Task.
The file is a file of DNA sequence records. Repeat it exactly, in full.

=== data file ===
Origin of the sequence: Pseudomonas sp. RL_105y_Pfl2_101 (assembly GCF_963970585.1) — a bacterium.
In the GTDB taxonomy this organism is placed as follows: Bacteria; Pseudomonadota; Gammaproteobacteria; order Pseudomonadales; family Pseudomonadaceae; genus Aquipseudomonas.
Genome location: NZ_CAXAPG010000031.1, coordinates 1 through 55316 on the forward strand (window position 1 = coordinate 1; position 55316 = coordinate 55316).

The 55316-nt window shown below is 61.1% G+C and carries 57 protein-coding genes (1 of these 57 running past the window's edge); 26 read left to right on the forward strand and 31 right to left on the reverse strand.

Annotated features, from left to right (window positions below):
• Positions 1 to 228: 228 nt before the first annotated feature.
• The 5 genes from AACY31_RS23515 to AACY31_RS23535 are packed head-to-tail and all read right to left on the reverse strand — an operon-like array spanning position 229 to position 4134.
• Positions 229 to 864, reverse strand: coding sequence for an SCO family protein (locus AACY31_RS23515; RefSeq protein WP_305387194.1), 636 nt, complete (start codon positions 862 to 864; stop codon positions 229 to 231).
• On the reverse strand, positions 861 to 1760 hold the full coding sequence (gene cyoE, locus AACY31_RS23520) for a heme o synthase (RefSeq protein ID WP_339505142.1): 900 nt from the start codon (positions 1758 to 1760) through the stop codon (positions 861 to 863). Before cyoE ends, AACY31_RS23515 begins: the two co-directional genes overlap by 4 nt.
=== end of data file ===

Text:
Origin of the sequence: Pseudomonas sp. RL_105y_Pfl2_101 (assembly GCF_963970585.1) — a bacterium.
In the GTDB taxonomy this organism is placed as follows: Bacteria; Pseudomonadota; Gammaproteobacteria; order Pseudomonadales; family Pseudomonadaceae; genus Aquipseudomonas.
Genome location: NZ_CAXAPG010000031.1, coordinates 1 through 55316 on the forward strand (window position 1 = coordinate 1; position 55316 = coordinate 55316).

The 55316-nt window shown below is 61.1% G+C and carries 57 protein-coding genes (1 of these 57 running past the window's edge); 26 read left to right on the forward strand and 31 right to left on the reverse strand.

Annotated features, from left to right (window positions below):
• Positions 1 to 228: 228 nt before the first annotated feature.
• The 5 genes from AACY31_RS23515 to AACY31_RS23535 are packed head-to-tail and all read right to left on the reverse strand — an operon-like array spanning position 229 to position 4134.
• Positions 229 to 864, reverse strand: coding sequence for an SCO family protein (locus AACY31_RS23515; RefSeq protein WP_305387194.1), 636 nt, complete (start codon positions 862 to 864; stop codon positions 229 to 231).
• On the reverse strand, positions 861 to 1760 hold the full coding sequence (gene cyoE, locus AACY31_RS23520) for a heme o synthase (RefSeq protein ID WP_339505142.1): 900 nt from the start codon (positions 1758 to 1760) through the stop codon (positions 861 to 863). Before cyoE ends, AACY31_RS23515 begins: the two co-directional genes overlap by 4 nt.